Sanders and Free Market Mythology

berniesandersby Claire Goldstene

Bernie Sanders’ candidacy has the potential to bust up common mythmaking about the free market.

Bernie Sanders’s announcement that he’s running for the 2016 Democratic Party presidential nomination is welcome news. Sanders could foster a more honest national conversation about economics, especially our national attachment to the myth of the free market. This mythology has long diverted attention from the reality of a corporate-dominated system. The too-frequent failure to describe the economy accurately limits our ability to address the problem of extreme inequality.

The myth of the free market centers on its historical connection to the capitalism of Adam Smith and the concepts of individual liberty, freedom, and democracy – concepts that helped provide a sense of national self-definition. And, this myth has crucially shaped discussions about American economic policy. These include whether or not government regulation of economic behavior constitutes an intrusion into the realm of individual rights; whether or not concentrated financial power is a social good or ill; and whether or not social and economic inequities reflect individual or systemic failings.

Candidates of both major political parties share an affinity for the rhetoric, beneficence, and presumed reality of the free market. Republican Ted Cruz proclaimed that, “the American free market system is the greatest engine for prosperity and opportunity that the world has ever seen.” Fellow Republican Marco Rubio, echoing a Tea Party slogan, declared that “the government should not be picking winners and losers when it comes to the free market.” Democrat Hillary Clinton has expounded on the global role of the United States as the exemplar of “democracy and freedom and free market economics,” and, while Republican Carly Fiorina has complained that “we don’t have a free market in this country today; we have crony capitalism,” she advocates a return to a free market that will “unleash human potential.”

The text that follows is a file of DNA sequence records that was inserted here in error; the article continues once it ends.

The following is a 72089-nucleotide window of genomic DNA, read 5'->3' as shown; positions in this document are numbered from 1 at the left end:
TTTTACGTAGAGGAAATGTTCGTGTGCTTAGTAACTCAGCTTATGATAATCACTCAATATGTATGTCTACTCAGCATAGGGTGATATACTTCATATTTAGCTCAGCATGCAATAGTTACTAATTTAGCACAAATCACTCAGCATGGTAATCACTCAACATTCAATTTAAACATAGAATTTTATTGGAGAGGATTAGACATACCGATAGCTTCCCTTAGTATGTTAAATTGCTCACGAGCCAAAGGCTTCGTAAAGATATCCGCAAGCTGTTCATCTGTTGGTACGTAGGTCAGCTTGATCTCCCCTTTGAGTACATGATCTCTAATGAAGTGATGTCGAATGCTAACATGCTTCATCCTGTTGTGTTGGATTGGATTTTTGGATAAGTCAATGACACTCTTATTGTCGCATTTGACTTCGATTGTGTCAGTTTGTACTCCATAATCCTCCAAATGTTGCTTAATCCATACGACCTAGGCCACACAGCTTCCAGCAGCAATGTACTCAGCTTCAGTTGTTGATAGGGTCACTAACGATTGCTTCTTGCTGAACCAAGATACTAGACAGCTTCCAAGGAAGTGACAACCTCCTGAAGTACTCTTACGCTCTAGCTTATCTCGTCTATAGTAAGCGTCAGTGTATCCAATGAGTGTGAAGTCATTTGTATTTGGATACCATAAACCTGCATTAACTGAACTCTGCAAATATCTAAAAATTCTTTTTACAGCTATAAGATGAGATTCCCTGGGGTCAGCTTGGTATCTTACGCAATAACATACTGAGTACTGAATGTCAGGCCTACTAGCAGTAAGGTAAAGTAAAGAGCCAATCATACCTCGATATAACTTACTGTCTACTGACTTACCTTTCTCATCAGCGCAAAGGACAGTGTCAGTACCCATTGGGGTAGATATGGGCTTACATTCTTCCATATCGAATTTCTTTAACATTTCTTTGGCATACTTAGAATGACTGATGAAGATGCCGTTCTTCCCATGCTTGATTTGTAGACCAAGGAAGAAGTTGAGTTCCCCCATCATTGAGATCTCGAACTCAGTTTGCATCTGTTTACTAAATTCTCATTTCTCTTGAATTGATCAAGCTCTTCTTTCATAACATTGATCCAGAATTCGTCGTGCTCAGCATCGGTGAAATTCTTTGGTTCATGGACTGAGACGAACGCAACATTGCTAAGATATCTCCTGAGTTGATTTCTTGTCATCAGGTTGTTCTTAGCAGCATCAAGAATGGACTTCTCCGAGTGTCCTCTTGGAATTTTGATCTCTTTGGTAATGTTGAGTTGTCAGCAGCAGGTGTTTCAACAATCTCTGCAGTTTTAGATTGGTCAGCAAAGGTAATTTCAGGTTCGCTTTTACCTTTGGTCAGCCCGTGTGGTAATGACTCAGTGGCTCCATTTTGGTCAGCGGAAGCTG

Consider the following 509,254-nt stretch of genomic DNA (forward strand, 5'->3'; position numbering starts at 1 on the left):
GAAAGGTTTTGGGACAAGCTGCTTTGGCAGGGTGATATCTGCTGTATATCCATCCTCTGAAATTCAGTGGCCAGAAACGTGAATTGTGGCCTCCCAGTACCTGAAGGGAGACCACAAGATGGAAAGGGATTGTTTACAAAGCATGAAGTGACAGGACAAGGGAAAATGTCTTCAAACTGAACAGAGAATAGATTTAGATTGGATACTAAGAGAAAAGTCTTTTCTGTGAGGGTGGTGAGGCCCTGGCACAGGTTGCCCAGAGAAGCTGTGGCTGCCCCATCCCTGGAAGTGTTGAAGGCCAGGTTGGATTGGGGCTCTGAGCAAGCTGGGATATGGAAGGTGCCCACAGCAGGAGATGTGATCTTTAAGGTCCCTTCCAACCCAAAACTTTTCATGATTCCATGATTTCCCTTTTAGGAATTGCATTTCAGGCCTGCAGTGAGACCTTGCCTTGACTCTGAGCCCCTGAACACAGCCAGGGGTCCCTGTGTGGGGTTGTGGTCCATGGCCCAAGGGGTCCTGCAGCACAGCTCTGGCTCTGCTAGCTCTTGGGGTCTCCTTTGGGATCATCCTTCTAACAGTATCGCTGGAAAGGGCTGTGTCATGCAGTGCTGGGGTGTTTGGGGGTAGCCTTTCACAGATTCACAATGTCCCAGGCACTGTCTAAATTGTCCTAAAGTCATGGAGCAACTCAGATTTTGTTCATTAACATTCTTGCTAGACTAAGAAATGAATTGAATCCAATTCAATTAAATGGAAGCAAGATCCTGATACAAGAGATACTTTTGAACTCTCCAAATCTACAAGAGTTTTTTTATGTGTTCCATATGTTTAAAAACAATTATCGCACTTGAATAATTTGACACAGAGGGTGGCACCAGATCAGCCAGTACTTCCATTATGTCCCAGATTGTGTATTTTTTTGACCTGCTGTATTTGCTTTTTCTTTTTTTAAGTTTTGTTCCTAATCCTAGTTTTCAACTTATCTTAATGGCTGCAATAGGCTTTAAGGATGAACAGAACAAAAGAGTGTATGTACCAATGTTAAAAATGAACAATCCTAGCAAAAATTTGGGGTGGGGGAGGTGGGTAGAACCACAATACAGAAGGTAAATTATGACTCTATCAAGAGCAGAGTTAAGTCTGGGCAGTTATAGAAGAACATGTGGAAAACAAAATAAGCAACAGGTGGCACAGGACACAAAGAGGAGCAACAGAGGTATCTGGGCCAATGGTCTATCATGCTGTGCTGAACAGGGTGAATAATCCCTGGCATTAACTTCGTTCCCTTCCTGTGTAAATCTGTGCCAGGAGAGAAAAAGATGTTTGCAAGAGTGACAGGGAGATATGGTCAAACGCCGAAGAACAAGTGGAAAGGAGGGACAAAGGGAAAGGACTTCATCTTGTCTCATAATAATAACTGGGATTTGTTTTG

What to make of all this praiseworthy rhetoric? For theorists of capitalism, such as Adam Smith, Friedrich Hayek, and Milton Friedman, the “free market” has a specific historic meaning and its appeal rests on its capacity to diffuse concentrated power and, thus, reward individual achievement. Price competition among small-scale entrepreneurs, where no single buyer or seller accrues sufficient power to control price, drives the productive innovation and efficiency that capitalism promises, as sellers seek an advantage over one another. This all results in lower prices for consumers, continual economic expansion, and greater employment. Capitalism’s free market, the thinking goes, dilutes financial and political power, which eliminates the need for public regulation of private economic behavior.

A properly functioning free market cannot tolerate either monopoly or oligopoly, both of which destroy the price competition on which the capitalist model depends. The outcome of a few firms controlling an industry, as compared to a single firm, are no different since both destroy the free market. Amid a reality of corporate enterprise, small-scale producers cannot compete, and are either absorbed into larger firms or exit the economic arena altogether. And those that remain, in order to avoid a damaging price-cutting war that can potentially subsume all the businesses in a given industry by lowering prices below cost, must collude on pricing.

Late-nineteenth century industrial leaders learned quickly that the chaos of the free market interfered with profits and, further, that productive efficiencies required planned and predicable coordination, as well as general agreements about pricing. As Andrew Carnegie explained, the imperatives of big business meant that industry needed to operate “independent[ly] of the market.” By 1900, one percent of corporations produced one-third of all goods, and 12 percent of corporations controlled 84 percent of productive wealth. These large-scale enterprises generated the productive capacity so widely celebrated in the post-Civil War years. The promise of material abundance at lower cost was realized, not through the free market but, instead, through economic concentration in the form of oligopolistic enterprise.

In response, some early and mid-twentieth century economic reformers promoted anti-trust legislation, though this only replaced monopoly with oligopoly. Others sought to further regulate corporate power in order to more broadly share the wealth it generated and to provide a social safety net rather than institute socialism or pursue a return to an idyllic free market. However, over the last thirty years both Democrats and Republicans, all in the name of the free market, rolled back earlier checks on corporate power by deregulating industry, entering into trade agreements that undermined domestic workers, and weakening social programs. Predictable inequalities of wealth resulted, as economic power accrued to a handful of corporations, further subverting any pretense of a free market.